|Publication number||US7978411 B2|
|Application number||US 11/745,637|
|Publication date||Jul 12, 2011|
|Filing date||May 8, 2007|
|Priority date||May 8, 2007|
|Also published as||CN101681916A, US20080278820, US20110234883, WO2008140970A1|
|Publication number||11745637, 745637, US 7978411 B2, US 7978411B2, US-B2-7978411, US7978411 B2, US7978411B2|
|Inventors||Jin Li, Ulrich C. Boettiger|
|Original Assignee||Micron Technology, Inc.|
|Export Citation||BiBTeX, EndNote, RefMan|
|Patent Citations (20), Non-Patent Citations (4), Classifications (8), Legal Events (5)|
|External Links: USPTO, USPTO Assignment, Espacenet|
Embodiments of the invention relate to the fabrication of microlens structures for image capture or display systems, and more specifically to structures and methods of fabrication of microlens arrays for solid state imager systems.
Solid state imagers, including charge coupled devices (CCD) and CMOS image sensors, are commonly used in photo-imaging applications. A solid state imager includes a focal plane array of pixels. Each of the pixels includes a photosensitive device for converting light energy to electrical signals. The photosensitive device can be a photodiode, photovoltaic device, photogate, photoconductor, or other photocollection element.
Microlenses are commonly placed in a corresponding array over the imager pixels. A microlens is used to focus light onto the photosensitive device (i.e., charge accumulation region) of the pixel. Conventional technology forms microlenses from photoresist material, which is patterned into squares or circles and provided respectively over the pixels. The patterned photoresist material is then heated during manufacturing to shape and cure the microlens.
Use of microlenses significantly improves the photosensitivity and efficiency of the imager by collecting light from a large light collecting area and focusing it on a small photosensitive area of the pixel. The ratio of the overall light collecting area to the photosensitive area of the pixel is known as the “fill factor.”
The use of microlens arrays is of increasing importance in imager applications. Imager applications are requiring imager arrays of smaller size and greater resolution. As pixel size decreases and pixel density increases, problems such as optical and electrical crosstalk between pixels become more pronounced. Also, pixels of reduced size have smaller charge accumulation regions. The reduced sizes of the pixels result in less accumulated charge, which is undesirable.
As the size of imager arrays and photosensitive regions of pixels decreases, it becomes increasingly difficult to provide microlenses capable of focusing incident light rays onto the photosensitive regions. This problem is due in part to the increased difficulty in constructing a small enough microlens that has the optimal focal characteristics for the imager and/or that has been optimally adjusted to compensate for optical aberrations introduced as the light passes through the various device layers. Also, it is difficult to correct possible distortions created by multiple regions above the photosensitive region, which results in increased optical crosstalk between adjacent pixels. Optical crosstalk can result when off-axis light strikes a microlens at an obtuse angle. The off-axis light passes through planarization regions, misses the intended photosensitive region and instead strikes an adjacent photosensitive region.
Microlens shaping and fabrication through heating and melting microlens materials also becomes increasingly difficult as microlens structures decrease in size. Previous approaches to control microlens shaping and fabrication do not provide sufficient control to ensure desired optical properties such as e.g., focal characteristics, radius of the microlens, and other parameters needed to provide a desired focal effect for smaller microlens designs. Consequently, imagers with smaller sized microlenses have difficulty in achieving high color fidelity and signal-to-noise ratios.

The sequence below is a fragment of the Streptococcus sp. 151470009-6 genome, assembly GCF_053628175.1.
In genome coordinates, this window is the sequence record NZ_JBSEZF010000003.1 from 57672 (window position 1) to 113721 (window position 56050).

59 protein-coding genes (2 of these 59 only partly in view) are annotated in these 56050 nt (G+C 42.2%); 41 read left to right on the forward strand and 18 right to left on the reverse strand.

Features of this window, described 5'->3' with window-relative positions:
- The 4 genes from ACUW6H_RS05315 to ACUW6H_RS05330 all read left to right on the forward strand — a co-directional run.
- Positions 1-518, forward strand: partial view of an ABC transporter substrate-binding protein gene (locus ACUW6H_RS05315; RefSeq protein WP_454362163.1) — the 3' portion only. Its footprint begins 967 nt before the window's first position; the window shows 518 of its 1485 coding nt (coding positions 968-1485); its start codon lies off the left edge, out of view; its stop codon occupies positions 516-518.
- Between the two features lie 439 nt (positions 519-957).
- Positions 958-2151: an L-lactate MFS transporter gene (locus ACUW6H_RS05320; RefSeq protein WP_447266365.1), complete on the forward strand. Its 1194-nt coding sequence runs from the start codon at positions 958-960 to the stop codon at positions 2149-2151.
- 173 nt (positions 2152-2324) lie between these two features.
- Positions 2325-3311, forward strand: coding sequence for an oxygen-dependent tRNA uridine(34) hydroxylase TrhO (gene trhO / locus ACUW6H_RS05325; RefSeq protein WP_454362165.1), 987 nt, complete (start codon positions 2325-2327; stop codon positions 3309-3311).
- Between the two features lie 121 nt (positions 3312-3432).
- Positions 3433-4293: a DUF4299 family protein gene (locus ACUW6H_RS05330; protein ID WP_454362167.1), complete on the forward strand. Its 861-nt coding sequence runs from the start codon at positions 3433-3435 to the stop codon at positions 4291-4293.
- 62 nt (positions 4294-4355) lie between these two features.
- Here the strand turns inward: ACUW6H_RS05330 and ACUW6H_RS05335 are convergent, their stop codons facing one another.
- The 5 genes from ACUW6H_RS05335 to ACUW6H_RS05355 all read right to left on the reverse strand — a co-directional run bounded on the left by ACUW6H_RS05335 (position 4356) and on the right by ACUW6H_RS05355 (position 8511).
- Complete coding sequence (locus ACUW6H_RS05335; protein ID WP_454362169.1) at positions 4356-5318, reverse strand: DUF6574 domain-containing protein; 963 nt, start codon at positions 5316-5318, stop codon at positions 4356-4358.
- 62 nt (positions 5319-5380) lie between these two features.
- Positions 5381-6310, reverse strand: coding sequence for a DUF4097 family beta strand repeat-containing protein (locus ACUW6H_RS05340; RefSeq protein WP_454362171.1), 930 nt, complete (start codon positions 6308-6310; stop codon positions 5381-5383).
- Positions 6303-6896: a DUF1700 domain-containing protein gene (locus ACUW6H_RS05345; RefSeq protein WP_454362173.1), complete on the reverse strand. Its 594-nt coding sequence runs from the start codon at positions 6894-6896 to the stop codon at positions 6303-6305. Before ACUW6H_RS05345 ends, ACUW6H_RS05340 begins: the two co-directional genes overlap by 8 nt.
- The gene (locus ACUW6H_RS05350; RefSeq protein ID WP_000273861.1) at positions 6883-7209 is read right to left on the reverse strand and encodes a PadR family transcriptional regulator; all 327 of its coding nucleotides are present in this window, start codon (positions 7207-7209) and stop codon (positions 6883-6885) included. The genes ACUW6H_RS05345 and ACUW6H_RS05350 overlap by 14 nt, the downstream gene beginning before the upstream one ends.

The various exemplary embodiments described herein provide a variety of structures and methods used to adjust the shape, radius and/or height of a microlens. The embodiments use structures that affect volume and surface force parameters during microlens formation. Example embodiments are directed to a microlens structure that is formed over a larger lens, which supports and tilts the microlens to achieve desired focusing properties.
In the following detailed description, reference is made to the accompanying drawings, which form a part hereof and show by way of illustration specific embodiments in which the claimed invention may be practiced. These embodiments are described in sufficient detail to enable those skilled in the art to practice them, and it is to be understood that other embodiments may be utilized, and that structural, logical, and electrical changes may be made. The progression of processing steps described herein is an example; accordingly, the sequence of steps is not limited to that set forth herein and may be changed as is known in the art, with the exception of steps necessarily occurring in a certain order.
The term “pixel,” as used herein, refers to a photo-element unit cell containing a photosensitive device and associated structures for converting photons to an electrical signal. The term “flow,” “flowing” or “reflowing” refers to a change in shape of a material which is heated and melts, thereby producing a material flow or shape alteration in the material caused by heating or other similar process. “Flow” is an initial melting and “reflow” is a subsequent melting of material that has been previously flowed.
In addition, while the embodiments are described with reference to a semiconductor-based imager, such as a CMOS imager, it should be appreciated that they may be applied in any micro-electronic or micro-optical device that requires quality microlenses for optimized performance. Additional micro-optical devices that can employ the disclosed microlenses include other solid state imaging devices, e.g., CCD and others, and display devices where a pixel emits light.
In an embodiment, a plurality of microlenses is formed over a larger lens formed over a plurality of pixels. Each microlens has an associated pixel and focuses light on a photosensitive device of the pixel. After forming a first lens layer having a first lens, a second lens layer is formed over the first lens layer. The second lens layer includes at least one microlens. Each microlens can be patterned identically, or can be patterned based on its orientation on the first lens. Alternatively, pairs and other groupings of microlenses can be patterned over the first lens to form unlimited arrangements.